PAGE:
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The Washington Post reports that the General Social Survey, described as “one of the longest-running and most highly regarded public opinion research projects in the nation,” has just completed a survey saying that America is becoming less happy.

According to the story, “On a scale of 1 to 3, where 1 represents ‘not too happy’ and 3 means ‘very happy,’ Americans on average give themselves a 2.18 - a hair above ‘pretty happy.’ That’s a significant decline from the nation’s peak happiness, as measured by the survey, of the early 1990s. The change is driven by the number of people who say they’re not too happy: 13 percent in 2018 vs. 8 percent in 1990. That’s a more than 50 percent increase.”

One interesting shift noted in the survey: while it used to be that rural Americans were about 10 percent happier than urban Americans, that gap is narrowing, which the Post suggests could be yet another reflection of the growing urbanization of America.

It also used to be that white Americans were generally happier than black Americans, largely because on average the white population is economically better off than the black population. This gap also has narrowed, the survey says.

One thing that hasn’t changed, according to the story - Republicans tend to be happier than Democrats. In the past, at least, this has tended to be because Republicans tend to be more religious than Democrats, “which other research has linked to happiness and life satisfaction.” These days, however, it could have a more direct connection to politics.

The Post notes that other research confirms the broader trend: “The latest World Happiness Report, released this week, finds that a separate measure of overall life satisfaction took a 6 percent plunge in the United States between 2007 and 2018.”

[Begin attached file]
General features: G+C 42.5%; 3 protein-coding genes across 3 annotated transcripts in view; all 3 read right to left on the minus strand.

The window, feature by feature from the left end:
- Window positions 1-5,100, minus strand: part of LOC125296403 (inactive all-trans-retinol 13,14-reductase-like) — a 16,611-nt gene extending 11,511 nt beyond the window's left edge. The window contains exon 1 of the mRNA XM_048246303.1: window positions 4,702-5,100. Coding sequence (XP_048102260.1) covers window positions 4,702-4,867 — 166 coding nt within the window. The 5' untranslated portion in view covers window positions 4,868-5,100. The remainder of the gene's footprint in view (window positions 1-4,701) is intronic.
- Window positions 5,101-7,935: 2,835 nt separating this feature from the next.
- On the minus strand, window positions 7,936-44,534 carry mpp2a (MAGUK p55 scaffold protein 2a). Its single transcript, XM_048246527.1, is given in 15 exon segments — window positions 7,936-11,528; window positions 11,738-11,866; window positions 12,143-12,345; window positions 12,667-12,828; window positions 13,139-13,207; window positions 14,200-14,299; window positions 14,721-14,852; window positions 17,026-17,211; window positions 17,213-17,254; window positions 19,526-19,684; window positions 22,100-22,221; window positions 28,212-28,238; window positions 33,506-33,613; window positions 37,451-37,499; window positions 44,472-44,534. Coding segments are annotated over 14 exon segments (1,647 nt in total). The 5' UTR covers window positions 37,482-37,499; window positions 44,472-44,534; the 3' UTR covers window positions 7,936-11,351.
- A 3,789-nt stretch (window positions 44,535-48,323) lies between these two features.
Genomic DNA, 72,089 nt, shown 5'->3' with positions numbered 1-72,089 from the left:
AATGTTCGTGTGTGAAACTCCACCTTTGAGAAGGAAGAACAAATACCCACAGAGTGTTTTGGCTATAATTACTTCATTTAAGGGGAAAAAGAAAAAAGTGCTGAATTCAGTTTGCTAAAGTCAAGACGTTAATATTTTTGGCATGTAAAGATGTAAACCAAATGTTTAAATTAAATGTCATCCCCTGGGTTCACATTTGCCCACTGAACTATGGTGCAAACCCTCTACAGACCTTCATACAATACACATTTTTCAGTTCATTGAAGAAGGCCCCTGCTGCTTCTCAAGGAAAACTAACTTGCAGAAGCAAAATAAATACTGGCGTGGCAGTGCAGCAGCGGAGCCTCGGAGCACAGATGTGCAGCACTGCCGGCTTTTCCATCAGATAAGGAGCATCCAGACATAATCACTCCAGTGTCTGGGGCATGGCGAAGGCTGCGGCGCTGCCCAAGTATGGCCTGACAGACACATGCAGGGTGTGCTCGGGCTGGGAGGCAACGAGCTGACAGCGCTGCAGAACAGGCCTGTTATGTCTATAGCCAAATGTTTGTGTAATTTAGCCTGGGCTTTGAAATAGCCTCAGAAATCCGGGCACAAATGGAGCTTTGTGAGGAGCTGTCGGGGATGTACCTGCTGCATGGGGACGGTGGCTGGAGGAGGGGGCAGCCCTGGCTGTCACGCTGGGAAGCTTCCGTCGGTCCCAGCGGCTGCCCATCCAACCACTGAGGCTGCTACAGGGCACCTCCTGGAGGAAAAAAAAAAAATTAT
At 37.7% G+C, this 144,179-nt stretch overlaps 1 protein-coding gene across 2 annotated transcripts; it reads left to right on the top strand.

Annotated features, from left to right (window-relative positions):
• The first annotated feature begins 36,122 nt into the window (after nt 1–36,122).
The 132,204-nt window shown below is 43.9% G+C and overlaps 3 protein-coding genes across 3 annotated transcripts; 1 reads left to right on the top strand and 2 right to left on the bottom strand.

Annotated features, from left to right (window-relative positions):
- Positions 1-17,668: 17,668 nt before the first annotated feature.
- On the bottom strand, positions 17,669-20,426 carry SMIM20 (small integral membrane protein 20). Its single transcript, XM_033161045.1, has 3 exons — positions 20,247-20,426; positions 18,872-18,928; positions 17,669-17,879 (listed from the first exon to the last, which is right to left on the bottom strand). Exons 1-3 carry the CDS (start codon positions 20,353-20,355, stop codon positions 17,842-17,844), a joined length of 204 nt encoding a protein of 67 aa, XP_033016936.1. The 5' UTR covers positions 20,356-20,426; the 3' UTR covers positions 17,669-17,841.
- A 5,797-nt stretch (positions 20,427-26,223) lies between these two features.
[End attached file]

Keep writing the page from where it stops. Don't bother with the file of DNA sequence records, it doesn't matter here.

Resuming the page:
This is important, it writes, because “economists have become more interested in happiness in recent years, party because of the growing realization that traditional economic measures - such as unemployment or gross domestic product - are incapable of fully capturing the state of human welfare.”
KC's View:
I found a bunch of stuff in this survey to be interesting; even though the downward tilt is slight, it seems to make sense because economic well-being and health are so connected to how happy people are. Not surprisingly, people who are well-off financially and relatively healthy remain as happy as one would expect them to be. (Money may not buy happiness, in my experience, but it doesn’t hurt.) But there seem to be more people in the country - or at least in this survey - who are economically challenged and/or facing health issues, and that affects their happiness, which shouldn’t surprise anyone.

“Happiness,” it seems to me, is an often intangible attribute. I’ve known some people in my life who, one would think, would have every reason to be happy, and yet they are misanthropes. And, I’ve known people who have every reason to feel happiness-challenged, and they are largely cheerful, optimistic people - happy warriors in the pursuit of happiness, which is all we are promised as Americans.

I worry more about the suggestion that we are not becoming healthier as a nation, nor are we raising people up economically as much or as fast as we should.

I also think there is a core mission inherent in these findings that retailers can and should adopt:

How can I make my customers happy?

I’m thinking beyond just saving them a few bucks or making shopping more convenient, though those certainly can be important factors. I’m thinking about making them happy in a more visceral way.

Like last week, I was in a Hen House store in Kansas City, and from the moment I walked in, I was happy. Some of it was from the energy with which owner David Ball treats his employees and customers. And some of it was from the energy that the store itself gave off - tons of animation, great looking fresh food, and staffers who seemed to be really connecting with the shoppers. From the moment I walked in, I thought to myself, “This is a place I would want to shop.” It made me happy.

I suspect it does that for a lot of people … and I’d be willing to bet that this is one of the things that David Ball and his folks have prioritized. In its own way, it can be the most tangible of goals.